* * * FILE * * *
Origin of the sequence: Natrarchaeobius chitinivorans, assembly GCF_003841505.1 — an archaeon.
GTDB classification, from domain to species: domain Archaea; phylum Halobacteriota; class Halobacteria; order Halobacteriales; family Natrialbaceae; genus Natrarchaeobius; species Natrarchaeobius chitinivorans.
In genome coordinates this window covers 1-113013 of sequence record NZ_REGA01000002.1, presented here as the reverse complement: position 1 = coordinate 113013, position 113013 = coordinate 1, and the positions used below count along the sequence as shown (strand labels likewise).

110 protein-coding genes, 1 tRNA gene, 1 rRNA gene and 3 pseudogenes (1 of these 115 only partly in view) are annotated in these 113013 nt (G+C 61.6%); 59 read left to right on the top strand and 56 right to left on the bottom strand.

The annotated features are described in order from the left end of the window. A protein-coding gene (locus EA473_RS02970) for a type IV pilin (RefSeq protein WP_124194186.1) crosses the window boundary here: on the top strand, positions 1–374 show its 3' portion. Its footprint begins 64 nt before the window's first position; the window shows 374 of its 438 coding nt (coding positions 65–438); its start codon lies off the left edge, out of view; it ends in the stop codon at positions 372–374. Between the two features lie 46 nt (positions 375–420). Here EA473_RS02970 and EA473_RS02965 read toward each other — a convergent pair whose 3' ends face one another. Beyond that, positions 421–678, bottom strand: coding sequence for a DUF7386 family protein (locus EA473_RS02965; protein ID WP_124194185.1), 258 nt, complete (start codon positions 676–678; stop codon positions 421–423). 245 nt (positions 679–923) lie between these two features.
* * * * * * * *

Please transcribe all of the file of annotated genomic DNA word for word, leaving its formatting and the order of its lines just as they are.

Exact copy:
Origin of the sequence: Natrarchaeobius chitinivorans, assembly GCF_003841505.1 — an archaeon.
GTDB classification, from domain to species: domain Archaea; phylum Halobacteriota; class Halobacteria; order Halobacteriales; family Natrialbaceae; genus Natrarchaeobius; species Natrarchaeobius chitinivorans.
In genome coordinates this window covers 1-113013 of sequence record NZ_REGA01000002.1, presented here as the reverse complement: position 1 = coordinate 113013, position 113013 = coordinate 1, and the positions used below count along the sequence as shown (strand labels likewise).

110 protein-coding genes, 1 tRNA gene, 1 rRNA gene and 3 pseudogenes (1 of these 115 only partly in view) are annotated in these 113013 nt (G+C 61.6%); 59 read left to right on the top strand and 56 right to left on the bottom strand.

The annotated features are described in order from the left end of the window. A protein-coding gene (locus EA473_RS02970) for a type IV pilin (RefSeq protein WP_124194186.1) crosses the window boundary here: on the top strand, positions 1–374 show its 3' portion. Its footprint begins 64 nt before the window's first position; the window shows 374 of its 438 coding nt (coding positions 65–438); its start codon lies off the left edge, out of view; it ends in the stop codon at positions 372–374. Between the two features lie 46 nt (positions 375–420). Here EA473_RS02970 and EA473_RS02965 read toward each other — a convergent pair whose 3' ends face one another. Beyond that, positions 421–678, bottom strand: coding sequence for a DUF7386 family protein (locus EA473_RS02965; protein ID WP_124194185.1), 258 nt, complete (start codon positions 676–678; stop codon positions 421–423). 245 nt (positions 679–923) lie between these two features.